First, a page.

The appellant charged in his complaint that he suffered this injury as a result of a dangerous condition on this stairway which was known to the respondents and which they failed to remedy, and that he was injured as a result of the negligence of respondents in maintaining the premises. The city was liable, if at all, under the provisions of what is commonly known as the Public Liability Act, now found in Government Code, section 53050 et seq. Section 53051 provides for liability for injuries resulting from the dangerous or defective condition of public property if the proper body or board had knowledge or notice of the defective or dangerous condition, and failed to remedy the same, or to take action reasonably necessary to protect the public, within a reasonable time after acquiring such knowledge or notice.

[2] No complaint is here made that this stairway was not properly constructed. A handrail was provided and adequate lighting fixtures were installed. It is claimed that the city failed to properly maintain this portion of its public property by permitting arboreal litter to remain on the steps at a time when the appellant was invited to use them. The construction and continued use of an outside stairway, upon which leaves and tree droppings will naturally fall, standing alone, cannot be held sufficient to impose liability upon a city under the provisions of the Public Liability Act. With respect to the matter of maintenance the undisputed evidence is that these steps were swept daily and had been swept that afternoon. Under the statute, a city could not reasonably be required to keep a man there at all times when the stairway might be used, to sweep up each leaf as it fell. If a dangerous condition in fact existed at this time there is an entire absence of any evidence that the city had knowledge or notice of such fact, or that it had had a reasonable time within which to remedy the condition or take steps to protect the public. The only negligent act which was properly chargeable to either of the respondents was that of Mr. Bush, in failing to turn on the lights. He was an employee of the Fine Arts Society and the city had no advance knowledge of his failure to carry out his instructions. The evidence was not sufficient to establish liability on the part of the city, and its motion for a nonsuit [127 Cal. App. 2d 197] was properly granted (Cheyney v. City of Los Angeles, 119 Cal. App. 2d 75 [258 P.2d 1099]; Barrett v. City of Claremont, 41 Cal. 2d 70 [256 P.2d 977]).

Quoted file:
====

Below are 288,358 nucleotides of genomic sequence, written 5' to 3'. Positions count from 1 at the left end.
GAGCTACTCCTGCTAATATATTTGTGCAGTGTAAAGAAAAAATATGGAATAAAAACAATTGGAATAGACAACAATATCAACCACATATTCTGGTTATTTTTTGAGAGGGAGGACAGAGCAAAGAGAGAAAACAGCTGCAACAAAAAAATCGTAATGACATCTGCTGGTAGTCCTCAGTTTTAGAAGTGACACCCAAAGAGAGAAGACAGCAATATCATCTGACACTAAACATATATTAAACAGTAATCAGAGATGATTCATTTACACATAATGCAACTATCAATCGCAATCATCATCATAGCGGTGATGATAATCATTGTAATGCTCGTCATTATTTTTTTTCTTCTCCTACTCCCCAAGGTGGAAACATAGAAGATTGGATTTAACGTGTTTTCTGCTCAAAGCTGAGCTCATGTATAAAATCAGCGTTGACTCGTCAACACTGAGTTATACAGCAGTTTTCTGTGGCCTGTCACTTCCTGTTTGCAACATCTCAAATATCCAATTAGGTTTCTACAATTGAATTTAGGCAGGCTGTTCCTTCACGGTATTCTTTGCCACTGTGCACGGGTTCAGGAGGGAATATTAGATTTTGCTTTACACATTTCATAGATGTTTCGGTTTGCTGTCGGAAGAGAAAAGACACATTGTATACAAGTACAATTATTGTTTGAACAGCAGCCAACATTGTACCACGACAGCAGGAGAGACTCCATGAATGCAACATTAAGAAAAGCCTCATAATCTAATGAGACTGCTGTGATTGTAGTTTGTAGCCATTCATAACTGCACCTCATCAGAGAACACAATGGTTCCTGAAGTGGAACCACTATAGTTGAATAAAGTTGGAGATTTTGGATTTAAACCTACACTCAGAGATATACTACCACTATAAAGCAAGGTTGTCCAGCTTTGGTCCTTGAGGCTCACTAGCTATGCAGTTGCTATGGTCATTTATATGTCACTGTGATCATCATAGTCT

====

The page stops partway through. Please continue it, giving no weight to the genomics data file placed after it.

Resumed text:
[3] The evidence discloses a different situation with respect to the Fine Arts Society. That respondent argues that it had nothing to do with the maintenance of the stairway, which was the responsibility of the city; that the guard who should have turned on the lights, although paid by the society, had been given his instructions by the director and curator of the gallery, who were employees of the city; that the failure to turn on the lights could not constitute negligence since no hidden danger existed; that the condition existing was obvious to the appellant; that there was no evidence which justifies the inference that the lack of light was the proximate cause of the accident; that the appellant was guilty of contributory negligence in going down these stairs when he could not see; and that the appellant was not an invitee of the Fine Arts Society since he went there on the invitation of the teacher of the class, who was employed by the school district.